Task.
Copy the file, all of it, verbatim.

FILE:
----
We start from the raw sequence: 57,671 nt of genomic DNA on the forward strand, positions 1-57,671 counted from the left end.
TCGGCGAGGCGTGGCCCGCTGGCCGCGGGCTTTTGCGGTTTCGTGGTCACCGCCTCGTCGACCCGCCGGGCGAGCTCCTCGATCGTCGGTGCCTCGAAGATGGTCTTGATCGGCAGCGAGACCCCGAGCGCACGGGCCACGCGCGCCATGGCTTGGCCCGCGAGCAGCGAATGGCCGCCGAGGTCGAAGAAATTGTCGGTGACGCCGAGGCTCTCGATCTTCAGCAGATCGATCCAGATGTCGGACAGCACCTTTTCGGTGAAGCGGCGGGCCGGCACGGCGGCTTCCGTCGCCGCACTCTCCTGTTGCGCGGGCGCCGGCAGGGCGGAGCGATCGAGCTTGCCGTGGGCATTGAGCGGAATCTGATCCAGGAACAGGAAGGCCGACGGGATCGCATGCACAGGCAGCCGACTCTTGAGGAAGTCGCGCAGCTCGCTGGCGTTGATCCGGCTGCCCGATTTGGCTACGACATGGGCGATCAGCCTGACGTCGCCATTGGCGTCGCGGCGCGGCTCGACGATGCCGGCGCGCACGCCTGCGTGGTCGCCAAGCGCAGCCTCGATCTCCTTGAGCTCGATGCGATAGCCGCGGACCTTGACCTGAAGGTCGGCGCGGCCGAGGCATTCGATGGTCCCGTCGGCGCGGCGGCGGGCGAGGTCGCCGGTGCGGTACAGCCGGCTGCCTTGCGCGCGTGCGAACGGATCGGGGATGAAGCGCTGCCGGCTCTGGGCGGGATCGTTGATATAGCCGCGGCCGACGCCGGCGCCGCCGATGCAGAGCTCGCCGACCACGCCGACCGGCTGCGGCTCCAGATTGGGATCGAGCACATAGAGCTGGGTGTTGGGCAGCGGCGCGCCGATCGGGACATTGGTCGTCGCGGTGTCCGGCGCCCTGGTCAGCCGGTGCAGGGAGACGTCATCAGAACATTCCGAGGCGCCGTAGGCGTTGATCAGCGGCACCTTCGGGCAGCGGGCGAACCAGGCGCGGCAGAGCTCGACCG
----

We start from the raw sequence: 57,671 nt of genomic DNA on the forward strand, positions 1-57,671 counted from the left end.
TCGGCGAGGCGTGGCCCGCTGGCCGCGGGCTTTTGCGGTTTCGTGGTCACCGCCTCGTCGACCCGCCGGGCGAGCTCCTCGATCGTCGGTGCCTCGAAGATGGTCTTGATCGGCAGCGAGACCCCGAGCGCACGGGCCACGCGCGCCATGGCTTGGCCCGCGAGCAGCGAATGGCCGCCGAGGTCGAAGAAATTGTCGGTGACGCCGAGGCTCTCGATCTTCAGCAGATCGATCCAGATGTCGGACAGCACCTTTTCGGTGAAGCGGCGGGCCGGCACGGCGGCTTCCGTCGCCGCACTCTCCTGTTGCGCGGGCGCCGGCAGGGCGGAGCGATCGAGCTTGCCGTGGGCATTGAGCGGAATCTGATCCAGGAACAGGAAGGCCGACGGGATCGCATGCACAGGCAGCCGACTCTTGAGGAAGTCGCGCAGCTCGCTGGCGTTGATCCGGCTGCCCGATTTGGCTACGACATGGGCGATCAGCCTGACGTCGCCATTGGCGTCGCGGCGCGGCTCGACGATGCCGGCGCGCACGCCTGCGTGGTCGCCAAGCGCAGCCTCGATCTCCTTGAGCTCGATGCGATAGCCGCGGACCTTGACCTGAAGGTCGGCGCGGCCGAGGCATTCGATGGTCCCGTCGGCGCGGCGGCGGGCGAGGTCGCCGGTGCGGTACAGCCGGCTGCCTTGCGCGCGTGCGAACGGATCGGGGATGAAGCGCTGCCGGCTCTGGGCGGGATCGTTGATATAGCCGCGGCCGACGCCGGCGCCGCCGATGCAGAGCTCGCCGACCACGCCGACCGGCTGCGGCTCCAGATTGGGATCGAGCACATAGAGCTGGGTGTTGGGCAGCGGCGCGCCGATCGGGACATTGGTCGTCGCGGTGTCCGGCGCCCTGGTCAGCCGGTGCAGGGAGACGTCATCAGAACATTCCGAGGCGCCGTAGGCGTTGATCAGCGGCACCTTCGGGCAGCGGGCGAACCAGGCGCGGCAGAGCTCGACCG